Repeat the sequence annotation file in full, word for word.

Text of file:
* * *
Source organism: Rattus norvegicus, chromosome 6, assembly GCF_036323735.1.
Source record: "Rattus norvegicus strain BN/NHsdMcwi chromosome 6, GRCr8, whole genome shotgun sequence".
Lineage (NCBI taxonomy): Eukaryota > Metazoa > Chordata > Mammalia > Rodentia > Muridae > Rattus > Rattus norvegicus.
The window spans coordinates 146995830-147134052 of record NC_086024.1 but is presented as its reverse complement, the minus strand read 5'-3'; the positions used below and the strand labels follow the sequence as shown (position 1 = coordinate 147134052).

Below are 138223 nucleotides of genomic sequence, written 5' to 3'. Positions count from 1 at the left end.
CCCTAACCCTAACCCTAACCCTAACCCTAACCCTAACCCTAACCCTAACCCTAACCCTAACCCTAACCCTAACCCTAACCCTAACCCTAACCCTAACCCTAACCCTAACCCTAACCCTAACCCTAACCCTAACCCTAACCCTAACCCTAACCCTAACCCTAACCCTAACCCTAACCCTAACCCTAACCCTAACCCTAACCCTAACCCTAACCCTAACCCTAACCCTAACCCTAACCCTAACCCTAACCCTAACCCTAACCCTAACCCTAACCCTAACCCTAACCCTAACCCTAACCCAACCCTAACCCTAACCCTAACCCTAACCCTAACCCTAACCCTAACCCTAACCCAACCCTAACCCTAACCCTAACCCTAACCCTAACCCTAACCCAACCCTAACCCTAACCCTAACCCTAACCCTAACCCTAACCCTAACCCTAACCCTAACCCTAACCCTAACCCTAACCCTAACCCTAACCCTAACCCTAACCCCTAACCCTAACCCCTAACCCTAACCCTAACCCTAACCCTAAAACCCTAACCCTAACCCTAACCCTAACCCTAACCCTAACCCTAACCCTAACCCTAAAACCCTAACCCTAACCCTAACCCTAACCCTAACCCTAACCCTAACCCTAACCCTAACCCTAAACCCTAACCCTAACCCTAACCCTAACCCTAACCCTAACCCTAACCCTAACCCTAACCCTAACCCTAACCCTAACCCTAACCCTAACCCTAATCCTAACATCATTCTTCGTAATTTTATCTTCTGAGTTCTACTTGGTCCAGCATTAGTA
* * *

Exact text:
Source organism: Rattus norvegicus, chromosome 6, assembly GCF_036323735.1.
Source record: "Rattus norvegicus strain BN/NHsdMcwi chromosome 6, GRCr8, whole genome shotgun sequence".
Lineage (NCBI taxonomy): Eukaryota > Metazoa > Chordata > Mammalia > Rodentia > Muridae > Rattus > Rattus norvegicus.
The window spans coordinates 146995830-147134052 of record NC_086024.1 but is presented as its reverse complement, the minus strand read 5'-3'; the positions used below and the strand labels follow the sequence as shown (position 1 = coordinate 147134052).

Below are 138223 nucleotides of genomic sequence, written 5' to 3'. Positions count from 1 at the left end.
CCCTAACCCTAACCCTAACCCTAACCCTAACCCTAACCCTAACCCTAACCCTAACCCTAACCCTAACCCTAACCCTAACCCTAACCCTAACCCTAACCCTAACCCTAACCCTAACCCTAACCCTAACCCTAACCCTAACCCTAACCCTAACCCTAACCCTAACCCTAACCCTAACCCTAACCCTAACCCTAACCCTAACCCTAACCCTAACCCTAACCCTAACCCTAACCCTAACCCTAACCCTAACCCTAACCCTAACCCTAACCCTAACCCTAACCCTAACCCTAACCCTAACCCAACCCTAACCCTAACCCTAACCCTAACCCTAACCCTAACCCTAACCCTAACCCAACCCTAACCCTAACCCTAACCCTAACCCTAACCCTAACCCAACCCTAACCCTAACCCTAACCCTAACCCTAACCCTAACCCTAACCCTAACCCTAACCCTAACCCTAACCCTAACCCTAACCCTAACCCTAACCCTAACCCCTAACCCTAACCCCTAACCCTAACCCTAACCCTAACCCTAAAACCCTAACCCTAACCCTAACCCTAACCCTAACCCTAACCCTAACCCTAACCCTAAAACCCTAACCCTAACCCTAACCCTAACCCTAACCCTAACCCTAACCCTAACCCTAACCCTAAACCCTAACCCTAACCCTAACCCTAACCCTAACCCTAACCCTAACCCTAACCCTAACCCTAACCCTAACCCTAACCCTAACCCTAACCCTAATCCTAACATCATTCTTCGTAATTTTATCTTCTGAGTTCTACTTGGTCCAGCATTAGTA